It has been a while since I compared some 32F103 chips. Most recent posts has been about identifying them, but let’s now have a look at how they perform. In this post I will have a look at the I²C peripheral.
The test is simple: A number of I²C peripherals is connected to the chip under test, and I will attempt to communicate with them. This will be done using the blocking API. At this point, no tests of the interrupt or DMA methods of using the I²C peripheral are done, just the blocking API. These tests are performed at 100 kHz and at 400 kHz.
The I²C sensors/peripherals under tests are:
The 32F103 chips tested are:
- APM32F103 (ApexMic)
- APM32F103 (Geehy)
As well as RISC-V based 32F103 chips
The following chips have not been tested, as they are too different from an STM32F103 to run an unmodified firmware:
The firmware is written against the STM32F1 HAL and CMSIS. The firmware will first test whether communication with the device is possible (HAL_I2C_IsDeviceReady()) and then try to read the sensor, rtc, or put a text on the display.
The results of the test: (results.txt) Most microcontrollers work fine, but there are some issues:
One of the chips with problems is the GigaDevice GD32F103. At 100 kHz everything works out fine, however, running at 400 kHz there are problems communicating with certain devices. The devices causing problems are: BH1750, LM75B, HCD1080 and CCS811. One thing to note, the HAL_I2C_IsDeviceReady() succeeds, but actual communication fails. When the communication fails, all further I²C communication will fail. The I²C peripheral must be re-initialised in order to allow for further communication.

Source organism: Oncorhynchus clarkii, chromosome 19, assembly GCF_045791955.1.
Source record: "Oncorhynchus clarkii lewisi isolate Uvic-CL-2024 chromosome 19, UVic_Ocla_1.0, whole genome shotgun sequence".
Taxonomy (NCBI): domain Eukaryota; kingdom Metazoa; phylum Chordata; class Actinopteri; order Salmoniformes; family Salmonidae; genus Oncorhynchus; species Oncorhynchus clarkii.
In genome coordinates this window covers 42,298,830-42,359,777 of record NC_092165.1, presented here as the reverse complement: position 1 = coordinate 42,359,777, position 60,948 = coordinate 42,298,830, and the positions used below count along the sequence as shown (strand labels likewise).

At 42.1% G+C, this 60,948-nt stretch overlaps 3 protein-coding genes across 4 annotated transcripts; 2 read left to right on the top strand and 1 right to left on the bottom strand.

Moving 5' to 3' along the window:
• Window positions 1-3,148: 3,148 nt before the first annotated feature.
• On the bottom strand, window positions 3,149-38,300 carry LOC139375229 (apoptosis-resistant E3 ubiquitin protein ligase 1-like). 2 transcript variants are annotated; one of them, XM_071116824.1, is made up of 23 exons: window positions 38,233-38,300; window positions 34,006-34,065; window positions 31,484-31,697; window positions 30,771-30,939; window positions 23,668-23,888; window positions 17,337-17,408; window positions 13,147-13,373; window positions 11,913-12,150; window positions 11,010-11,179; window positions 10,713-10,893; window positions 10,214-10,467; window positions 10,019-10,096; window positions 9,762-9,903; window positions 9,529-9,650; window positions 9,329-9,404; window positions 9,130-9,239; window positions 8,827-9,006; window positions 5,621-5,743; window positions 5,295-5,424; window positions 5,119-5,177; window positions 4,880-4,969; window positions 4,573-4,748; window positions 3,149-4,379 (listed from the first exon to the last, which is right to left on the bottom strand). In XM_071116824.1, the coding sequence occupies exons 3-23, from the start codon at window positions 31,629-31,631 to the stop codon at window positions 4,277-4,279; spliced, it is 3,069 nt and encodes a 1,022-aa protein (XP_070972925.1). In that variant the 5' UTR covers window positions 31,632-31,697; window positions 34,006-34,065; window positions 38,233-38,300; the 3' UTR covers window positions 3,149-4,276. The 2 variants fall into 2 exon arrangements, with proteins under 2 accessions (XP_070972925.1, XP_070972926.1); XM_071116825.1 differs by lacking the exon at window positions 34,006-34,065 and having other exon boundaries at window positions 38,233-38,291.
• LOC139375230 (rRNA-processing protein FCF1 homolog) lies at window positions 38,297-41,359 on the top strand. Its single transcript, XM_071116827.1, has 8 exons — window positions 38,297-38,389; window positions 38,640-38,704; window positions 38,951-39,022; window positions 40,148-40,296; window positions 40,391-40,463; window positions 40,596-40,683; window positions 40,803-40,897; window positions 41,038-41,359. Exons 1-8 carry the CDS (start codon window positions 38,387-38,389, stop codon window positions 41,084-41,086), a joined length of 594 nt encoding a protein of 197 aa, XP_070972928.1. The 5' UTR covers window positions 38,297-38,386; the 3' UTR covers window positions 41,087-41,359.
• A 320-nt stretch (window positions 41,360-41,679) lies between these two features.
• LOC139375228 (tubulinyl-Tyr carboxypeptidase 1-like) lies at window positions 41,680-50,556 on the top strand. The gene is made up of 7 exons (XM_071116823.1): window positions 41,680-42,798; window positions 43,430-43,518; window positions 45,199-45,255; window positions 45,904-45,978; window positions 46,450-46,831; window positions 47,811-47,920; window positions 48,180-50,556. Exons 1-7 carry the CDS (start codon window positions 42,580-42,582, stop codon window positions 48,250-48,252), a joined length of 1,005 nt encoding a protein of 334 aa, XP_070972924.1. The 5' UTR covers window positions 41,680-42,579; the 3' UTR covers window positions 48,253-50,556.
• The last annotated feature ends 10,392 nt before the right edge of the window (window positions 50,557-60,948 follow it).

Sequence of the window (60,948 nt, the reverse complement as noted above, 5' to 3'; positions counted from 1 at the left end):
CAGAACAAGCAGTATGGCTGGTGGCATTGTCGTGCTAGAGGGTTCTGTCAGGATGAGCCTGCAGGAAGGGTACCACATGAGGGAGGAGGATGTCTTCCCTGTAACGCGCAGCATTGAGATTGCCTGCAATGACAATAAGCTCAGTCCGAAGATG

Also GigaDevices RISC-V variant has issues. Again, the same BH1750, LM75B, HCD1080 and CCS811 cause issues, with the only difference, the HCD1080 already fails at HAL_I2C_IsDeviceReady() at 400 kHz, and this does not disturb further I²C communication.
The other device giving trouble is the MegaHunt MH32F103. This chip is also known as Air32F103. It might be sold as “STM32F103C8T6 china” on AliExpress, with re-labelled chips. As the chips are re-labelled, I can not be certain it is actually a MegaHunt part. Either when labelled as STM32F103 or Air32F103. But that aside, let’s look at the results. On the MH32, the HCD1080 causes problems at any speed. Further communication is not possible, even when re-initialising the I²C peripheral. All other devices communicate fine at 100 kHz, but at 400 kHz, the SHT3X and CCS811 cause problems. Further communication ain’t possible, but this time, re-initialising the I²C peripheral enabled further communication again.
Edit 2023-03-18: The SSD1306 Display fails on the FCM32F103. I didn’t capture this error before, as I was using the u8g2 graphics library which does not do any error handling, and only looked at the initial HAL_I2C_IsDeviceReady() result to determine the test results for the display.
It seems the HCD1080 and CCS811 are the most notable sensors to cause issues. In earlier notes I had written down the HCD1080 to also fail on the HK32, but right now, all tests on the HK32 succeed. Tests in the past have been performed with earlier versions of the STM32F1 HAL, and that may explain the difference. However, there is something about these devices. I guess I should connect a logic analyser or a scope to look into the details some times, but for now, my testing mainly concerns running the same binary on all chips and collect the results.
The code used for testing can be found at github